According to a January 2012 WHO document (http://www.who.int/tb/challenges/mdr/tdrfaqs/en/index.html):
"The term "totally drug resistant" has not been clearly defined for tuberculosis. While the concept of "total drug resistance" is easily understood in general terms, in practice, in vitro drug susceptibility testing (DST) is technically challenging and limitations on the use of results remain: conventional DST for the drugs that define MDR and XDR-TB has been thoroughly studied and consensus reached on appropriate methods, critical drug concentrations that define resistance, and reliability and reproducibility of testing. Data on the reproducibility and reliability of DST for the remaining SLDs [2nd-line drugs] are either much more limited or have not been established, or the methodology for testing does not exist.
Most importantly, correlation of DST results with clinical response to treatment has not yet been adequately established. Thus, a strain of TB with in vitro DST results showing resistance could in fact, in the patient, be susceptible to these drugs. The prognostic relevance of in vitro resistance to drugs without an internationally accepted and standardised drug susceptibility test therefore remains unclear and current WHO recommendations advise against the use of these results to guide treatment.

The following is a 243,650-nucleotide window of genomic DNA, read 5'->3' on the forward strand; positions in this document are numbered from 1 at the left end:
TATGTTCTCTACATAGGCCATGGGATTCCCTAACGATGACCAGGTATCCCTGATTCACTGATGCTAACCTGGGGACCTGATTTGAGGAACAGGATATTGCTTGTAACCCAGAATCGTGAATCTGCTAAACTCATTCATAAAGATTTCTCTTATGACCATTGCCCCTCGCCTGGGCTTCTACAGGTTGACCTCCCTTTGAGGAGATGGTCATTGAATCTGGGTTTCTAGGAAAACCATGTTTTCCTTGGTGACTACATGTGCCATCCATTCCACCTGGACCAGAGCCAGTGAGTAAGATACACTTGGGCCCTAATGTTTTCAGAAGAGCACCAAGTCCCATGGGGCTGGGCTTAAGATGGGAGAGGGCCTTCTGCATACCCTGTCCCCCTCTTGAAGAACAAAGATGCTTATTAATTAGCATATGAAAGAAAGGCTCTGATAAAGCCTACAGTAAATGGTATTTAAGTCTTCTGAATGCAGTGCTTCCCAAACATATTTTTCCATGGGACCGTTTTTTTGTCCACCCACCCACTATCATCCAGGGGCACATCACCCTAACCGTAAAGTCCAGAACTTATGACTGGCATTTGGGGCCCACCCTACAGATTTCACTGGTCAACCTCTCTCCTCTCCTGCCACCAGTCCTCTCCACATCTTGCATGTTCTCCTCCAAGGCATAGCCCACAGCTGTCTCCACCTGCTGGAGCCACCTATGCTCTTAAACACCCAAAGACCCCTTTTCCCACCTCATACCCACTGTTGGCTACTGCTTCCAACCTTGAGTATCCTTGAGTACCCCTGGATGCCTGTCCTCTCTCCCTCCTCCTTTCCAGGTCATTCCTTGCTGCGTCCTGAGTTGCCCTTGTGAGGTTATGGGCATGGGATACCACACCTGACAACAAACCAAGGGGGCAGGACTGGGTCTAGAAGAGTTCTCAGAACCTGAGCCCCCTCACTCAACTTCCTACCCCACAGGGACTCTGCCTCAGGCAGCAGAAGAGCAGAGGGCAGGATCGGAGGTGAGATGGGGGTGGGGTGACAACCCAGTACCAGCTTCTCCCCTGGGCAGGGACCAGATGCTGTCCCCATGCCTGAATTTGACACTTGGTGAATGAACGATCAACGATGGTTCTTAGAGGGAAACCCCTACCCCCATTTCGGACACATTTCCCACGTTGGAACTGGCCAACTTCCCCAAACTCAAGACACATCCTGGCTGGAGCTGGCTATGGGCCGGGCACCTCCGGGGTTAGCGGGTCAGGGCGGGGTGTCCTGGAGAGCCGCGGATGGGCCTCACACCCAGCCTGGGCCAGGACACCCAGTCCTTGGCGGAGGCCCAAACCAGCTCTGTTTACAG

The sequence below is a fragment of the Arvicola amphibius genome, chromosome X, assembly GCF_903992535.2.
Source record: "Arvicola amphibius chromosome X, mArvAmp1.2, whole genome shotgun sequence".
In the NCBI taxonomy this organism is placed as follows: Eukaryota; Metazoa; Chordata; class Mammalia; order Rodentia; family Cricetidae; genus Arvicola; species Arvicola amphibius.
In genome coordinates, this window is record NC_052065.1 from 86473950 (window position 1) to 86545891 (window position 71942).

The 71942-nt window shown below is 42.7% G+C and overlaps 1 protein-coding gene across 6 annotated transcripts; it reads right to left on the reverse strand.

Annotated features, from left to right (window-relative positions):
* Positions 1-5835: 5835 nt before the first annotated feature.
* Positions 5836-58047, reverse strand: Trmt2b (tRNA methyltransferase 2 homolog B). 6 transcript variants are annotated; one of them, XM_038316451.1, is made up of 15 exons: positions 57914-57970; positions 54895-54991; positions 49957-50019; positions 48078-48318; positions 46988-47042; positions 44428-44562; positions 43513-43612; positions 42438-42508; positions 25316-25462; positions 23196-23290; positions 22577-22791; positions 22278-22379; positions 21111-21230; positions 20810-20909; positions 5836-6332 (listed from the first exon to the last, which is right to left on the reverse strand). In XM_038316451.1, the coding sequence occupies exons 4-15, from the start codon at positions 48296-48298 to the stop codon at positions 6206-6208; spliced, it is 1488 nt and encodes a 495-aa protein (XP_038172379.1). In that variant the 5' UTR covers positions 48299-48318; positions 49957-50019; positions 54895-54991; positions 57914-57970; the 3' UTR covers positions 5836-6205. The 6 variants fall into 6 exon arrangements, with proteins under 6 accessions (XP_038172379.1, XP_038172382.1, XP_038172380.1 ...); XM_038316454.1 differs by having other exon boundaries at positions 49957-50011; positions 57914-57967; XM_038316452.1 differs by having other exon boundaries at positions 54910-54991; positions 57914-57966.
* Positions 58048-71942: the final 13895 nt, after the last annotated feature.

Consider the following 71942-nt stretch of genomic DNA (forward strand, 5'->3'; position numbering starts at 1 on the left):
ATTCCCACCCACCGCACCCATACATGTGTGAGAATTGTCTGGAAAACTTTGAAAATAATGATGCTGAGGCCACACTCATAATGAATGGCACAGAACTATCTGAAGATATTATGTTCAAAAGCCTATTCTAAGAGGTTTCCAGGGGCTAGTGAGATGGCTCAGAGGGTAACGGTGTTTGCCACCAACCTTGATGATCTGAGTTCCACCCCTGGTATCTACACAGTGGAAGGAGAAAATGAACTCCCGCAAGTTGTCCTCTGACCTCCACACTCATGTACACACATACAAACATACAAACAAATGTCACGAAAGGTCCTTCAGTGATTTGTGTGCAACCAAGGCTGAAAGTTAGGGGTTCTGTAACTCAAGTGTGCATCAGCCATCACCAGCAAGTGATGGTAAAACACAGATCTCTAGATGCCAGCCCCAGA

"Lastly, new drugs are under development, and their effectiveness against these "totally drug resistant" strains has not yet been reported.
"For these reasons, the term "totally drug resistant" tuberculosis is not yet recognised by the WHO. For now these cases are defined as extensively drug resistant tuberculosis (XDR-TB), according to WHO definitions."
A statement from the Indian Revised National Tuberculosis Control Programme (RNTCP) (January 2012) (http://www.tbcindia.nic.in/pdfs/RNTCP%20Response%20DR%20TB%20in%20India%20-%20Jan%202012%20update.pdf), in response to challenges of drug resistant TB in India, essentially agrees with that of the WHO: